AL: In designing the MCQ questions,   experience with handling the course in previous years definitely helps. If it   is the first time, then have multiple tier MCQs (with rationale) or have free   text answers. Based on the answers that students give, and after a year’s   worth of experience, we would then able to design better MCQs.
Q:  When you use many technology tools in your course, do students complain?
AL: During my first class, I   explain to my students as to why I use certain tools, and how they can   benefit by using those tools.
Q:  How much support is there for learner response systems in the   literature?
AL: Current research has good support   for the use of learner response systems. It really depends on how you use   them.
Q:  When you ask MCQ questions using learner response systems, can students   share their answers with their peers?
AL: Students are developing a   learning community. Although community learning helps, at times individual   learning is equally important. Hence I would use all approaches – single   answer; single answer after discussion with peers; group answer.
Q:  How often do you use clicker questions in each lecture?
AL: I use about 1 or 2 questions   per lecture. Students seem to appreciate the use of such questions in the   classroom. I allow about 1-2 minutes for students to answer each question.

Suggestions from group discussion

Following the Q & A session, Adrian posed the following questions for participants to discuss in groups as to how they employed instructional scaffolding in their own classrooms and disciplines:

  1. Do you use technology to scaffold your teaching?
  2. How do you employ scaffolding in your teaching?
  3. Why use technology to provide scaffolding?
  4. How does scaffolding support best practice in your classroom?

Adrian asked participants to ponder over how they get students cycle through their learning; and keep a record of their learning and progress. A summary of the group discussion is given below:

Online quizzes and feedback:

  • Pre-lecture reading quiz
  • Online survey forms: used more as a survey than as a quiz to collect a mid-term feedback from students.

Peer assessment / Peer feedback:

  • An online form was used for collecting peer feedback for group work – using a grade (high, moderate, low) along with qualitative comments that gives reasons for providing that grade. Participants agreed that when students just know that there is peer assessment allows for a better behaviour.
  • Participants also felt that the use of peer feedback moderates group behaviours, improves group dynamics, enhances their reasoning and rationalizing abilities and is also meant to avoid the free-rider problems in group work.
  • It was also shared that to get students to reflect on their own learning and to improve the group dynamics, it is important to get students to sit down as a team and explain to each other what their contributions are.  Generally it was felt that peer assessments are quite accurate—weaker students generally feel that they are better than what they are, while stronger students feel that they can do better. Once they talk to each other, weaker students tend remove the natural bias and tend to grade better.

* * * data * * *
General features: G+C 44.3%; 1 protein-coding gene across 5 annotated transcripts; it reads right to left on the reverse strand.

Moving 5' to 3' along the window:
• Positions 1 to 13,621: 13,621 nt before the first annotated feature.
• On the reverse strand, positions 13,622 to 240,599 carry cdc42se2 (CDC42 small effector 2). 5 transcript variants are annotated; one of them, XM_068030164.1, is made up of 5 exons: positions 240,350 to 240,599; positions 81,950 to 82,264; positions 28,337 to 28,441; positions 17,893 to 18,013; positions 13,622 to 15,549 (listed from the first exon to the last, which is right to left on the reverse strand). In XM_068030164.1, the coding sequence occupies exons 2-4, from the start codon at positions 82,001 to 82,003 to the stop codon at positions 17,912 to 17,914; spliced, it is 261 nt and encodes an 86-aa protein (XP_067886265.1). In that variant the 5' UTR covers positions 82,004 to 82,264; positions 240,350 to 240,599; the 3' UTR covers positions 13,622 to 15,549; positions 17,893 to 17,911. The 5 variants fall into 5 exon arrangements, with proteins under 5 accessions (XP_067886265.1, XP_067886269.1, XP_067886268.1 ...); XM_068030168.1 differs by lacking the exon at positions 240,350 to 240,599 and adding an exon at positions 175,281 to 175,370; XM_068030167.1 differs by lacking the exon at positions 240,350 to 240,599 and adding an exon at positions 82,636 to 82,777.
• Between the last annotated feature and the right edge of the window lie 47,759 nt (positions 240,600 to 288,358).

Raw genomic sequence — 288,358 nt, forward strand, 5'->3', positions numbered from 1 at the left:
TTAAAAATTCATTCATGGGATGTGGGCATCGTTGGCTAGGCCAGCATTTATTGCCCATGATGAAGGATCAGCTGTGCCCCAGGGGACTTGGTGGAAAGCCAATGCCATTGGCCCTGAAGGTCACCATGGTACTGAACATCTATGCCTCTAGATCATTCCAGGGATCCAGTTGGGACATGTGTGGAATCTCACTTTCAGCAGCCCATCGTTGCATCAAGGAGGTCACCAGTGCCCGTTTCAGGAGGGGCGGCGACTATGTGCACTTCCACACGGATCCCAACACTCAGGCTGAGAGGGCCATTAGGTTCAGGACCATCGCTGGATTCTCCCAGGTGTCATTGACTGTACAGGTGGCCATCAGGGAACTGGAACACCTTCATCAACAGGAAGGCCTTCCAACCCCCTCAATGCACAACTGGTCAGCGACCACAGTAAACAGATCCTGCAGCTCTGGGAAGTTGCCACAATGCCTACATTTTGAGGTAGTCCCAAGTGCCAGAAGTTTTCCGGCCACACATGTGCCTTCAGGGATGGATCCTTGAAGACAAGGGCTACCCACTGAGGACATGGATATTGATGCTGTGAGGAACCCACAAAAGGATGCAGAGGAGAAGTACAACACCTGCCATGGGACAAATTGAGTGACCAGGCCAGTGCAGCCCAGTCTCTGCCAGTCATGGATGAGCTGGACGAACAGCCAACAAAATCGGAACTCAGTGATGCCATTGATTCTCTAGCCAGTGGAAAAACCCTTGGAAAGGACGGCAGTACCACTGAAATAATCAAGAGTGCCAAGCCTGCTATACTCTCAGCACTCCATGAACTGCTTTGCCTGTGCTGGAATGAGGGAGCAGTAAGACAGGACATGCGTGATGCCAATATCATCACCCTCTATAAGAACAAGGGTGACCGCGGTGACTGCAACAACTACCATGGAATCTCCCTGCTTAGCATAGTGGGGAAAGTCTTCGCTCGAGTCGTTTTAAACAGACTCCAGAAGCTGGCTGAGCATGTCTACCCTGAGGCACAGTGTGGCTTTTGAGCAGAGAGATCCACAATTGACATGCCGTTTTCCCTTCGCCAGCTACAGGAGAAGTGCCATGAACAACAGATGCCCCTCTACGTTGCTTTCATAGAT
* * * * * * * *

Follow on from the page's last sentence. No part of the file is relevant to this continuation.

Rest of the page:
Learner response systems:

Participants also shared other learner response tools that could be used other than clickers and questionSMS:

All of these tools can be used from any online platform and/or mobile devices.

Other useful ways of scaffolding:

  • Facebook (FB) groups can be used for peer learning and peer review – students can comment and discuss; quiet students are more empowered to participate in the discussions, particularly since the FB space is one that students are familiar with and are comfortable using it. (refer to Technology in Pedagogy Series, No. 1 on Facebook for Teaching and Learning)
  • Wikis / blogs can be used to get students to teach others as well learn from each other. (refer to Technology in Pedagogy Series, No. 2 on The Lunchtime Guide to Student Blogging and Technology in Pedagogy Series, No. 5 on Wikis for Participatory Learning). However, it was noted that some help and guidance is needed to get students to use wikis.
  • YouTube videos to explain concepts
  • Google docs to do peer work. (refer to Technology in Pedagogy Series, No. 3 on Google Docs and the Lonely Craft of Writing)


Chickering, A. W., & Gamson, Z. F. (1987). Seven principles for good practice in undergraduate education, 
American Association of Higher Education Bulletin, 39, 3–7.

Ragupathi (2010). Using IVLE to implement the 7 principles of effective teaching.

Vygotsky, L. S. (1978). Mind in Society: Development of Higher Psychological Processes, Harvard University Press, 86–87.

Wood, D., Bruner, J. S. & Ross, G. (1976). The role of tutoring in problem solving, Journal of Psychology and Psychiatry, 17, 89–100.